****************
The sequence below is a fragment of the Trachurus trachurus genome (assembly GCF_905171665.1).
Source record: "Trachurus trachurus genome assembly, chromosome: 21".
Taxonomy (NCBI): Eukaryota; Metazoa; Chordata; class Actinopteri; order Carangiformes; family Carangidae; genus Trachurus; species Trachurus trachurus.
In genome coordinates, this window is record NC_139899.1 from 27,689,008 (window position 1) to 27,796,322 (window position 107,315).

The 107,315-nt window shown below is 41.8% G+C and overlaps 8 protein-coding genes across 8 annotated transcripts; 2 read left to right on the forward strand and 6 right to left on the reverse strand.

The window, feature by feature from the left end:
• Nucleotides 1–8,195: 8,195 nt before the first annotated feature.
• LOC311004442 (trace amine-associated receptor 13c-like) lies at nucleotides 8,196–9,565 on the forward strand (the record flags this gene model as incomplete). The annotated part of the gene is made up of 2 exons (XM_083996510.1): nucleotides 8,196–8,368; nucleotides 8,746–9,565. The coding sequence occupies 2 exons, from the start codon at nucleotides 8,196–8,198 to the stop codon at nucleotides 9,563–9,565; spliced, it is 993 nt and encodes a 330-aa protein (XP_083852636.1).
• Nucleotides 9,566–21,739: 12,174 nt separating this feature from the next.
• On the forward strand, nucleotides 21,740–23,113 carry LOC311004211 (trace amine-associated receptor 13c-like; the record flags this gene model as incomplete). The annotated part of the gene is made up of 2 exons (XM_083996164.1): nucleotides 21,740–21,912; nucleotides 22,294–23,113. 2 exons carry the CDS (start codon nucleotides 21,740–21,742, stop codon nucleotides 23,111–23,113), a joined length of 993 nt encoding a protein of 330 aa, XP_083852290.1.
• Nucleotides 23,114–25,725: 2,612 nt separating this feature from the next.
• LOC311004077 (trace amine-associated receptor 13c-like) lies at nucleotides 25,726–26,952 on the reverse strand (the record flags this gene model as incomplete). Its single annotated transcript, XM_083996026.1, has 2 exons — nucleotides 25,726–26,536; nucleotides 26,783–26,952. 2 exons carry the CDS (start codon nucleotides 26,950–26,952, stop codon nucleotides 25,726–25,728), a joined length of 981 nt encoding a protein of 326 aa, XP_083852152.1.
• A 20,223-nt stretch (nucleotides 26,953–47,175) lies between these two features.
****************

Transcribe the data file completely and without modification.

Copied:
The sequence below is a fragment of the Trachurus trachurus genome (assembly GCF_905171665.1).
Source record: "Trachurus trachurus genome assembly, chromosome: 21".
Taxonomy (NCBI): Eukaryota; Metazoa; Chordata; class Actinopteri; order Carangiformes; family Carangidae; genus Trachurus; species Trachurus trachurus.
In genome coordinates, this window is record NC_139899.1 from 27,689,008 (window position 1) to 27,796,322 (window position 107,315).

The 107,315-nt window shown below is 41.8% G+C and overlaps 8 protein-coding genes across 8 annotated transcripts; 2 read left to right on the forward strand and 6 right to left on the reverse strand.

The window, feature by feature from the left end:
• Nucleotides 1–8,195: 8,195 nt before the first annotated feature.
• LOC311004442 (trace amine-associated receptor 13c-like) lies at nucleotides 8,196–9,565 on the forward strand (the record flags this gene model as incomplete). The annotated part of the gene is made up of 2 exons (XM_083996510.1): nucleotides 8,196–8,368; nucleotides 8,746–9,565. The coding sequence occupies 2 exons, from the start codon at nucleotides 8,196–8,198 to the stop codon at nucleotides 9,563–9,565; spliced, it is 993 nt and encodes a 330-aa protein (XP_083852636.1).
• Nucleotides 9,566–21,739: 12,174 nt separating this feature from the next.
• On the forward strand, nucleotides 21,740–23,113 carry LOC311004211 (trace amine-associated receptor 13c-like; the record flags this gene model as incomplete). The annotated part of the gene is made up of 2 exons (XM_083996164.1): nucleotides 21,740–21,912; nucleotides 22,294–23,113. 2 exons carry the CDS (start codon nucleotides 21,740–21,742, stop codon nucleotides 23,111–23,113), a joined length of 993 nt encoding a protein of 330 aa, XP_083852290.1.
• Nucleotides 23,114–25,725: 2,612 nt separating this feature from the next.
• LOC311004077 (trace amine-associated receptor 13c-like) lies at nucleotides 25,726–26,952 on the reverse strand (the record flags this gene model as incomplete). Its single annotated transcript, XM_083996026.1, has 2 exons — nucleotides 25,726–26,536; nucleotides 26,783–26,952. 2 exons carry the CDS (start codon nucleotides 26,950–26,952, stop codon nucleotides 25,726–25,728), a joined length of 981 nt encoding a protein of 326 aa, XP_083852152.1.
• A 20,223-nt stretch (nucleotides 26,953–47,175) lies between these two features.